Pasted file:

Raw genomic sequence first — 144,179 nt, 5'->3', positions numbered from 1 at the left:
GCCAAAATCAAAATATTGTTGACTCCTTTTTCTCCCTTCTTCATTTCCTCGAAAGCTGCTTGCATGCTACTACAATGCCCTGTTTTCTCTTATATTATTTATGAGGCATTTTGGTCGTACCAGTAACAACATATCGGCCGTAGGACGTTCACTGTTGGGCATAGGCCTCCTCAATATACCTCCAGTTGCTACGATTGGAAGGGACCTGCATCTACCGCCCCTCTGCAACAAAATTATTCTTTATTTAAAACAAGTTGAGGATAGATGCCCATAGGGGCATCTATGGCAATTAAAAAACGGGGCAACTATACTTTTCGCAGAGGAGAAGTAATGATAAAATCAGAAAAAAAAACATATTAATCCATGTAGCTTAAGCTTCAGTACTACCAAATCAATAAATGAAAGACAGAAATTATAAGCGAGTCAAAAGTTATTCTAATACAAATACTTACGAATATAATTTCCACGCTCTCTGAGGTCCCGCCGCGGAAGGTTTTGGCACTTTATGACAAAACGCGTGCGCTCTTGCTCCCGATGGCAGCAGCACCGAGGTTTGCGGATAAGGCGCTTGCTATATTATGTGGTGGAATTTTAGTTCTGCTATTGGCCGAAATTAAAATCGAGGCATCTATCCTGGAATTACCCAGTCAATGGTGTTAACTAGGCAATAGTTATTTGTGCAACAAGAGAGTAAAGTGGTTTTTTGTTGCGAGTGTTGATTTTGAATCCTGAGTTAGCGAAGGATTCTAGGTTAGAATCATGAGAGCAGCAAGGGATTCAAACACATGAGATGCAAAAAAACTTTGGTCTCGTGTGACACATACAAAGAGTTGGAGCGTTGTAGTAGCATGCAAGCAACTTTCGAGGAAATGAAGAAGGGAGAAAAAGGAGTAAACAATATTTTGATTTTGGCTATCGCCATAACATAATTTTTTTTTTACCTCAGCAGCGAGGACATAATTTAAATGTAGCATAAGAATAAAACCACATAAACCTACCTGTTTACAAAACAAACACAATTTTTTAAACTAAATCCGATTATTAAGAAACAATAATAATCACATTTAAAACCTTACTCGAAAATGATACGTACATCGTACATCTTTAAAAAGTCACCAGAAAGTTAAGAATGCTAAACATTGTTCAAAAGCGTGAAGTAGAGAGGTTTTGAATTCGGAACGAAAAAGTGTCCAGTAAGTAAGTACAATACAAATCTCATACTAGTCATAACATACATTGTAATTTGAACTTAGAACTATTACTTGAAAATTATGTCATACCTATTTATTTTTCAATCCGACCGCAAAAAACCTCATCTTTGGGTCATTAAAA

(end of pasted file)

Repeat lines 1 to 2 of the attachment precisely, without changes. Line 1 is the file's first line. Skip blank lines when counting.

Raw genomic sequence first — 144,179 nt, 5'->3', positions numbered from 1 at the left:
GCCAAAATCAAAATATTGTTGACTCCTTTTTCTCCCTTCTTCATTTCCTCGAAAGCTGCTTGCATGCTACTACAATGCCCTGTTTTCTCTTATATTATTTATGAGGCATTTTGGTCGTACCAGTAACAACATATCGGCCGTAGGACGTTCACTGTTGGGCATAGGCCTCCTCAATATACCTCCAGTTGCTACGATTGGAAGGGACCTGCATCTACCGCCCCTCTGCAACAAAATTATTCTTTATTTAAAACAAGTTGAGGATAGATGCCCATAGGGGCATCTATGGCAATTAAAAAACGGGGCAACTATACTTTTCGCAGAGGAGAAGTAATGATAAAATCAGAAAAAAAAACATATTAATCCATGTAGCTTAAGCTTCAGTACTACCAAATCAATAAATGAAAGACAGAAATTATAAGCGAGTCAAAAGTTATTCTAATACAAATACTTACGAATATAATTTCCACGCTCTCTGAGGTCCCGCCGCGGAAGGTTTTGGCACTTTATGACAAAACGCGTGCGCTCTTGCTCCCGATGGCAGCAGCACCGAGGTTTGCGGATAAGGCGCTTGCTATATTATGTGGTGGAATTTTAGTTCTGCTATTGGCCGAAATTAAAATCGAGGCATCTATCCTGGAATTACCCAGTCAATGGTGTTAACTAGGCAATAGTTATTTGTGCAACAAGAGAGTAAAGTGGTTTTTTGTTGCGAGTGTTGATTTTGAATCCTGAGTTAGCGAAGGATTCTAGGTTAGAATCATGAGAGCAGCAAGGGATTCAAACACATGAGATGCAAAAAAACTTTGGTCTCGTGTGACACATACAAAGAGTTGGAGCGTTGTAGTAGCATGCAAGCAACTTTCGAGGAAATGAAGAAGGGAGAAAAAGGAGTAAACAATATTTTGATTTTGGCTATCGCCATAACATAATTTTTTTTTTACCTCAGCAGCGAGGACATAATTTAAATGTAGCATAAGAATAAAACCACATAAACCTACCTGTTTACAAAACAAACACAATTTTTTAAACTAAATCCGATTATTAAGAAACAATAATAATCACATTTAAAACCTTACTCGAAAATGATACGTACATCGTACATCTTTAAAAAGTCACCAGAAAGTTAAGAATGCTAAACATTGTTCAAAAGCGTGAAGTAGAGAGGTTTTGAATTCGGAACGAAAAAGTGTCCAGTAAGTAAGTACAATACAAATCTCATACTAGTCATAACATACATTGTAATTTGAACTTAGAACTATTACTTGAAAATTATGTCATACCTATTTATTTTTCAATCCGACCGCAAAAAACCTCATCTTTGGGTCATTAAAA